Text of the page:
A 2015 study published by the Center for Migration Studies calculated that visa overstays have outnumbered illegal border crossers since 2008, and other estimates concluded that close to half of the 11-12 million illegal immigrants currently in the United States arrived with valid non-immigrant visas. The law gives my former colleagues wide latitude to deny applicants who aren’t legitimate tourists, but the State Department’s approach to visas is long on diplomacy and placating the travel industry and short on law enforcement.
3. Crack Down on Visa Abuse Stateside
Visitors who arrive from rich nations on the visa waiver program are typically granted a 90-day stay, but tourist visa holders from developing countries get 180 days and are eligible for up to two extensions. So some “tourists” can stay in the country for up to a year and a half at a time, and come back often on multiple-entry, ten-year visas.
Seventy-six million foreign nationals came to the United States last year, most without legal authorization to work, but we allow visitors to stay so long that many work “off the books.” Nearly a half million visitors overstayed their visas in 2015, but less than .04 percent were arrested, so migrants understand there are virtually no penalties for visa abuse.
Additionally, we allow U.S. companies to bring workers here on visitor’s visas under the guise that they will be giving or receiving job-related training. Since immigration authorities cannot follow people to their job sites to see what they actually do, companies can stealthily subvert the H-1b visa process with this scam. Visitors should be limited to a 90-day stay, and we should end the “training” loophole, and legislate mandatory e-verify nationwide to ensure that “tourists” can’t work.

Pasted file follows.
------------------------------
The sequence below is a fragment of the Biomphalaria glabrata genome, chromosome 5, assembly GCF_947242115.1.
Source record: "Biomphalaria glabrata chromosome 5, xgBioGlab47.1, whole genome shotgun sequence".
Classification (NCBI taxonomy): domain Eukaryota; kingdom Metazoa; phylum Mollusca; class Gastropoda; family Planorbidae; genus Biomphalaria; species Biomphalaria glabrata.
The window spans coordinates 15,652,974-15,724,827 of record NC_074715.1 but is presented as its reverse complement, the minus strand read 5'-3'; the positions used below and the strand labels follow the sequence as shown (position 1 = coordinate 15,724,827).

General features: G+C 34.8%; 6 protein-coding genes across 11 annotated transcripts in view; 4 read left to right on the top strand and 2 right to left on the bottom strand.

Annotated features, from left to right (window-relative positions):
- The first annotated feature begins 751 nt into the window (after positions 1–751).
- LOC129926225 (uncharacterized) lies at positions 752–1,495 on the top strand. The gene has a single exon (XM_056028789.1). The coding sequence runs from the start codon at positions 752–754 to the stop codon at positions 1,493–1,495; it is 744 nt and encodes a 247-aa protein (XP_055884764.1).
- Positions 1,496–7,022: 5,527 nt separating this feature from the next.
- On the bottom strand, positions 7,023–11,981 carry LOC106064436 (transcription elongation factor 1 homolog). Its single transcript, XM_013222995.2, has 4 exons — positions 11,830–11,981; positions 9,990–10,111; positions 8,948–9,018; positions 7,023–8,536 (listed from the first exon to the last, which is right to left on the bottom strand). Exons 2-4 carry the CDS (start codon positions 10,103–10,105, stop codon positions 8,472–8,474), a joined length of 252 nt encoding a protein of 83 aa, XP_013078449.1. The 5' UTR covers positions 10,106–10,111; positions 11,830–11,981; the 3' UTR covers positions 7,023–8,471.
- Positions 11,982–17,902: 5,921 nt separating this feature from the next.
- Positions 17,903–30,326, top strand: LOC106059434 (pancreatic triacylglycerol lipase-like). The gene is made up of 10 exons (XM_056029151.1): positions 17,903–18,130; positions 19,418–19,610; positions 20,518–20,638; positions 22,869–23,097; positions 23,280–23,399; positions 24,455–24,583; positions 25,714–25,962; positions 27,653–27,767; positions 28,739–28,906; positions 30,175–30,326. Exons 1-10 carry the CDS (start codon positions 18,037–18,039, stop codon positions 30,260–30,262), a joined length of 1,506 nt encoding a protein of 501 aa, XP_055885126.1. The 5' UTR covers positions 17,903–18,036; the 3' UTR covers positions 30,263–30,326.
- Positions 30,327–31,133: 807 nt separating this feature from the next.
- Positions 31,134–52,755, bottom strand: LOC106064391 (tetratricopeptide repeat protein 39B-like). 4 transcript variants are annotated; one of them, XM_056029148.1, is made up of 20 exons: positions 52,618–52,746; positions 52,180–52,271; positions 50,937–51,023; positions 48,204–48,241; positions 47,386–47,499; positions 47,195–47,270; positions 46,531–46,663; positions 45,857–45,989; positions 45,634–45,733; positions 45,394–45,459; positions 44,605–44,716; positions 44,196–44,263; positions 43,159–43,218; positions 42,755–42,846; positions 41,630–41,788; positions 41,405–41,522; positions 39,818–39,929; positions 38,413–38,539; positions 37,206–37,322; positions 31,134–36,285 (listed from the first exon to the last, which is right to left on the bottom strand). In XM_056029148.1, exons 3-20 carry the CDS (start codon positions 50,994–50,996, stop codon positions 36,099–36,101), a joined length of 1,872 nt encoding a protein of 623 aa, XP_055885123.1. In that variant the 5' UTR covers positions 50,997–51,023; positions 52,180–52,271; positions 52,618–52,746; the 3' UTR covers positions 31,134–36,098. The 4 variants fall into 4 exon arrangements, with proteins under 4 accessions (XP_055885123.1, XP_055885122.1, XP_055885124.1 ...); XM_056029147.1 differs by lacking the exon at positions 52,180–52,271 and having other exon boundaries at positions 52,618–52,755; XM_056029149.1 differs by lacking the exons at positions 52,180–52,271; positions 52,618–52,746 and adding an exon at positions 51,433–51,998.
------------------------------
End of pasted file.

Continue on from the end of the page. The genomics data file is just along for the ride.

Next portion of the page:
4. Shift from Family Reunification to a Merit-Based System
Migrants who come to the United States have the right to petition for their spouses and children, which makes sense, but also their siblings and parents, which does not. (I have five brothers, and, while I love them, I wouldn’t expect to be able to bring them with me if I moved abroad.) Two-thirds of our legal immigrants arrive based upon one of these familial relationships, but this is no way to ensure we get a quality applicant pool.
As a consular officer, I often had to issue immigrant visas to poorly educated applicants with no work history or job skills, and, sometimes, criminal records. We can afford to be much more selective. Let’s eliminate the sibling and parent categories of immigration, and instead give each U.S. embassy a limited number of discretionary immigrant visas, based upon country size, that should go to the very best and brightest people in that country.
5. Demand Reciprocity
American business leaders want to be able to hire talent from around the world, but while Americans sometimes have to compete globally for local jobs, no other rich nations give Americans liberal access to their labor markets. The State Department should demand reciprocity for Americans by refusing all work-related visa applications from citizens of countries that fail to provide Americans with reciprocal labor market access.
Along these same lines, we should also stop issuing visas to citizens from the dozen or so countries that refuse to take back criminal aliens we wish to deport.